She cited high levels of poverty and the fact that most households can’t afford to pay for services as one of the contributors towards poor service delivery. Ledger highlighted that under the current system, municipalities are expected to raise most of their revenue through selling water, electricity and sanitation services to households. 

Dr Tracy Ledger

“It is absolutely vital to understand the problem we are trying to solve; corruption is not the only problem at local government,” she said.

“The dominant narrative in South Africa is that the only reason we have poor service delivery is because of corruption. The narrative is that if we fix corruption, we will fix everything at local government,” said Ledger.

Sumaya Hendricks, dialogue and advocacy acting manager at the Nelson Mandela Foundation noted that the upcoming local government election provides an opportunity to explore the prevailing situation.

She said although many imagine a situation where municipalities have clean audits and the Auditor-General “has everything she desires,” the reality is that this doesn’t mean municipalities will be delivering on their full constitutional mandate.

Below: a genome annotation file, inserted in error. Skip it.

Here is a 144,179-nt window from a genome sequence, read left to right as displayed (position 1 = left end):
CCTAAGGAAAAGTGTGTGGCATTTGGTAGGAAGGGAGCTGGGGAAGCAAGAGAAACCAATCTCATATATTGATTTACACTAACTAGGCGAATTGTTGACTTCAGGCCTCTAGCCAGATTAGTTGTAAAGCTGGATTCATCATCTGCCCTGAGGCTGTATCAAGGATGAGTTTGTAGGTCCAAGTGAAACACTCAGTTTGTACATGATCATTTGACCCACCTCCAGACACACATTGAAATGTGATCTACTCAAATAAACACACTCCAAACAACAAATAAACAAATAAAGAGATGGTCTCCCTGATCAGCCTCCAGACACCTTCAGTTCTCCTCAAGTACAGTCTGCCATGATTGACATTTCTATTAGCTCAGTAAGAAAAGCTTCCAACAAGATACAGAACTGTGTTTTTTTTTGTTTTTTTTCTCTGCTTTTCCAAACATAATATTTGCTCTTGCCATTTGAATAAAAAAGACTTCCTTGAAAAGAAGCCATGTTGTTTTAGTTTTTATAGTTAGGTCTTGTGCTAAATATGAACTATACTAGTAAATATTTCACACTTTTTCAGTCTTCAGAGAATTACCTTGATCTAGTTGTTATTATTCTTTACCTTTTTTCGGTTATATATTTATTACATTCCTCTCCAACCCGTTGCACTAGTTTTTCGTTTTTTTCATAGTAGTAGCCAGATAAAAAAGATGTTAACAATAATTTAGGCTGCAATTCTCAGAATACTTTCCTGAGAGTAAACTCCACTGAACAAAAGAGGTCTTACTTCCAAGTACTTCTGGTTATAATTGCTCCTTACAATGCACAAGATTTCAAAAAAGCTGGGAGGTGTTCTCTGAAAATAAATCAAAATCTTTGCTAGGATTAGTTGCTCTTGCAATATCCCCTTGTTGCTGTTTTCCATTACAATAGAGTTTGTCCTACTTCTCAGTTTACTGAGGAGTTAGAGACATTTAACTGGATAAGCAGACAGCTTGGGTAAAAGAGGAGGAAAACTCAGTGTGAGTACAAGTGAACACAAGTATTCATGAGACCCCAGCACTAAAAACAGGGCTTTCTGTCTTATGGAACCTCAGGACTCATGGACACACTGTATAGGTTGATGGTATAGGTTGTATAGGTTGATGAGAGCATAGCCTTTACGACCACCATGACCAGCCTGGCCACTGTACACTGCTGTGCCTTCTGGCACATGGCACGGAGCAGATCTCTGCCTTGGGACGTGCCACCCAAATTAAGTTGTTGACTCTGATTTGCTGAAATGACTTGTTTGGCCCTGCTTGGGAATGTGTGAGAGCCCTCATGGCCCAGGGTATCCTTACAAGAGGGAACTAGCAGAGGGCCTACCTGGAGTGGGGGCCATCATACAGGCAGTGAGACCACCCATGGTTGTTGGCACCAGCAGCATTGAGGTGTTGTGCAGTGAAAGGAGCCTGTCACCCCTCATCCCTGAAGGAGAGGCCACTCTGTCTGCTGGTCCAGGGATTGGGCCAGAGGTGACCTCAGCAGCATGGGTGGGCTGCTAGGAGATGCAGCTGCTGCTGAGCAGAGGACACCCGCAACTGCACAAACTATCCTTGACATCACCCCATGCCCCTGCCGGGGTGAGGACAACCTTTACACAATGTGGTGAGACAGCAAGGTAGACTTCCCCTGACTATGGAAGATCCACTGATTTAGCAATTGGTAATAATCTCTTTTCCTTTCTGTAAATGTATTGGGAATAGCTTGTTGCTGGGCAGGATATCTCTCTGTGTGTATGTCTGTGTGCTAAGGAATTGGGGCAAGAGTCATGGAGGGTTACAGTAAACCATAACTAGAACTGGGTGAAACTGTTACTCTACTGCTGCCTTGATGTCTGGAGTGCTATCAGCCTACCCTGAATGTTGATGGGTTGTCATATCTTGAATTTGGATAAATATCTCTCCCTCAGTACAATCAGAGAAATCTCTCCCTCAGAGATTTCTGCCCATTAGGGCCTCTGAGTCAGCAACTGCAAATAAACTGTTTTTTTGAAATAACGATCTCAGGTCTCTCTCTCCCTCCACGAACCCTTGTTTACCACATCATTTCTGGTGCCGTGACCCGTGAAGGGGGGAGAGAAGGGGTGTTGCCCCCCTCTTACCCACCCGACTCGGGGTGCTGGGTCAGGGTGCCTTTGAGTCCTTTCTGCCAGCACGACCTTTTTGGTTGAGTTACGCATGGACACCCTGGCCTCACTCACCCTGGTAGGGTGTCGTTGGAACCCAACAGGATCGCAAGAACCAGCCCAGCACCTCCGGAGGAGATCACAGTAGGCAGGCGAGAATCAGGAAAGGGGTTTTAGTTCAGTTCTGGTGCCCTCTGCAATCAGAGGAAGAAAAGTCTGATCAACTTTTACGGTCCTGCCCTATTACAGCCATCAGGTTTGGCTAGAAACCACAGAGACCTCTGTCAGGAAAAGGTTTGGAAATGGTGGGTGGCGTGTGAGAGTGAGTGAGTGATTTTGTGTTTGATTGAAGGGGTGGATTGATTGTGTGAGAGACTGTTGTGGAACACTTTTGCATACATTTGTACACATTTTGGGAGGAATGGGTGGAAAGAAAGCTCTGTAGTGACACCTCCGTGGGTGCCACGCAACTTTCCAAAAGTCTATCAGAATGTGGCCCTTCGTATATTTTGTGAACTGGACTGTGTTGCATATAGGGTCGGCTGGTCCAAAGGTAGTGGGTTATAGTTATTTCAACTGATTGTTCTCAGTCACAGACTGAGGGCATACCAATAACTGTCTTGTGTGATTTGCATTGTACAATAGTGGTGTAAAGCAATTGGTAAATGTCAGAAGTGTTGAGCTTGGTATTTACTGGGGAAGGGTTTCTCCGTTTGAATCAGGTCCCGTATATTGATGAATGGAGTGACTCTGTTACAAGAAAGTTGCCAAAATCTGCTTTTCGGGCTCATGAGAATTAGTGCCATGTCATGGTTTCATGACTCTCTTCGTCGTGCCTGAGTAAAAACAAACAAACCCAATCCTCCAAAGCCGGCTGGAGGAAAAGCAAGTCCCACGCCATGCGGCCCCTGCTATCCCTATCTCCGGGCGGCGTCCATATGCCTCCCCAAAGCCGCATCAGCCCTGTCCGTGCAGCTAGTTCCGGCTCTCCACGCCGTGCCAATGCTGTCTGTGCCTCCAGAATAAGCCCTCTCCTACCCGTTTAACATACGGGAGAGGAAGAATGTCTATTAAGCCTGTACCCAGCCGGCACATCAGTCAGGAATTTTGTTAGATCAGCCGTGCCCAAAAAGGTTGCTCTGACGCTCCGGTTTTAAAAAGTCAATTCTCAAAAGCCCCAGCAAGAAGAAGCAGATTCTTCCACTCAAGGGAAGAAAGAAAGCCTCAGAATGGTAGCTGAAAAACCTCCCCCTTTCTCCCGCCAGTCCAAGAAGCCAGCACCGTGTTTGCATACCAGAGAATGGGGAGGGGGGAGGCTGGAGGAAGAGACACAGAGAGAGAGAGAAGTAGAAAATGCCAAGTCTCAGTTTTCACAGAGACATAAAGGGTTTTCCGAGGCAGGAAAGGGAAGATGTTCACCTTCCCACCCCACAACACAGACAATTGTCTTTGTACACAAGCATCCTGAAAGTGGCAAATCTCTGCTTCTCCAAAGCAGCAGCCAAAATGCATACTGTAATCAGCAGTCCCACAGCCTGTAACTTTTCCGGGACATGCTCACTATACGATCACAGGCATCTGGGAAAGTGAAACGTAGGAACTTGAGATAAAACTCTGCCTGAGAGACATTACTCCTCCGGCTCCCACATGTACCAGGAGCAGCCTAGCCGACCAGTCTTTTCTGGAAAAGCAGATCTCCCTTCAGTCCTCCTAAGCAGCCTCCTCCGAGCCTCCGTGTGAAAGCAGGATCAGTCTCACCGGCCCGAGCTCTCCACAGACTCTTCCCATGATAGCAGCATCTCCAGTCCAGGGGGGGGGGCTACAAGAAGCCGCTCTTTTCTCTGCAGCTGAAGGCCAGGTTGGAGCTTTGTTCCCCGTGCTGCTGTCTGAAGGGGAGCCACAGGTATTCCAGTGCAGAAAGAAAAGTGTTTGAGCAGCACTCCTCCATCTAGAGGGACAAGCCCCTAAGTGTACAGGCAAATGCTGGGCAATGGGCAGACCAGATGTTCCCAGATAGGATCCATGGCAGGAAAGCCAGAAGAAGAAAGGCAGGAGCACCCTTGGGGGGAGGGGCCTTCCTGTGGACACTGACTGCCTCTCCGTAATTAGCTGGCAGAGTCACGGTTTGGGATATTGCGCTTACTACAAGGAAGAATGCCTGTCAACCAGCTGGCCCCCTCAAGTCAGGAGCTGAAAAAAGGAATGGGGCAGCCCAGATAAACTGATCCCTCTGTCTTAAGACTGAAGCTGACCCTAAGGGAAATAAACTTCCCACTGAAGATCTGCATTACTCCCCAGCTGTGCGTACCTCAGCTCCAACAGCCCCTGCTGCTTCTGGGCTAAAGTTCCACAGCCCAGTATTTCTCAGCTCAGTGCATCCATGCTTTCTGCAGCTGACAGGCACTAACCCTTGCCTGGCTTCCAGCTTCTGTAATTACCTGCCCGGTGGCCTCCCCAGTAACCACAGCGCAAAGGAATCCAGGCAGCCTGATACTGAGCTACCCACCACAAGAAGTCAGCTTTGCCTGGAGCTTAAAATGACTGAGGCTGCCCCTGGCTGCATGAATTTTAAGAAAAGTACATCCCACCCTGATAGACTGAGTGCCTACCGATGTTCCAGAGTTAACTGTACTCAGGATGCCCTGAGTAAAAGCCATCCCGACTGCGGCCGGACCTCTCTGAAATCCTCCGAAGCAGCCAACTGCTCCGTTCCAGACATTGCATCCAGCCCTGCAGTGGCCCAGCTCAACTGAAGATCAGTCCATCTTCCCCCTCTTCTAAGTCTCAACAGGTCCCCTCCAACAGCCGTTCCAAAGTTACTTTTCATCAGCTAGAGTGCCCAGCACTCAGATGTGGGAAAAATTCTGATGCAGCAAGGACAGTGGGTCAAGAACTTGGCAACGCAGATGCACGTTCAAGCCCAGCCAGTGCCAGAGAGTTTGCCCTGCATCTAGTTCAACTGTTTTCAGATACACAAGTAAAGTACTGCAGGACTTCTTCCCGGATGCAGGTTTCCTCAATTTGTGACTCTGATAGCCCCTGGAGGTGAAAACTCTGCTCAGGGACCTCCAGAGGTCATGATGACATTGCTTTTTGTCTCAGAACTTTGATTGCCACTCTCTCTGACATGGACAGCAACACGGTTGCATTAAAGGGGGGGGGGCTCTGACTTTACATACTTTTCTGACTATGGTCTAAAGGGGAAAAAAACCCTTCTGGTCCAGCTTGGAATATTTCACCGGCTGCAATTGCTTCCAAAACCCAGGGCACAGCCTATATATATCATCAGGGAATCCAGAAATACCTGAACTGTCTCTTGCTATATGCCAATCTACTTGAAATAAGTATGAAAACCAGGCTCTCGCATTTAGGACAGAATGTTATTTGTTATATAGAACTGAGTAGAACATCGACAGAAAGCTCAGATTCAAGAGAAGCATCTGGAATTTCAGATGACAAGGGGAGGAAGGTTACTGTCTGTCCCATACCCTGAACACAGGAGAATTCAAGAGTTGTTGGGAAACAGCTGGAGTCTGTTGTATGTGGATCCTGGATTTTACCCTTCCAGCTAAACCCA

“Corruption is not the only problem,” she said, adding that there are other problems including a lack of understanding of functions and roles from the three tiers of government.

Rebone Tau, Programme Manager for Political Affairs at the Rosa Luxemburg Stiftung, identified a lack of professional workplace experience among councillors and lack of skills as a major challenge facing municipalities.

He cited revelations by the South African Local Government Authority (SALGA) that 66% of councillors have no post-matric qualifications and that 62% can’t use a computer as major indicators of a sector in trouble.

He added that the fact that some councillors have no work experience meant they also have no understanding of what’s expected of them professionally. Tau said the councillors lack the basic principles of Batho Pele, which means they need to put the people first. 

“They tow the party line at the expense of the people,” said Tau, citing as an example the decision by the Eastern Cape provincial government to appeal the landmark judgment ordering it to dissolve the Makana municipality for failing to meet its constitutional mandate to deliver services.

Tau also raised concerns about whether the Department of Co-operative Governance and Traditional Affairs (Cogta) was adequately playing its role to ensure the smooth running of municipalities.

“What is the role of Cogta? We don’t see Cogta taking municipalities to account,” Tau said, adding that councillors and civil servants at local government lack patriotism, which is why they do not seem to appreciate their roles in ensuring the smooth running of the country.

Cathy Mohlahlana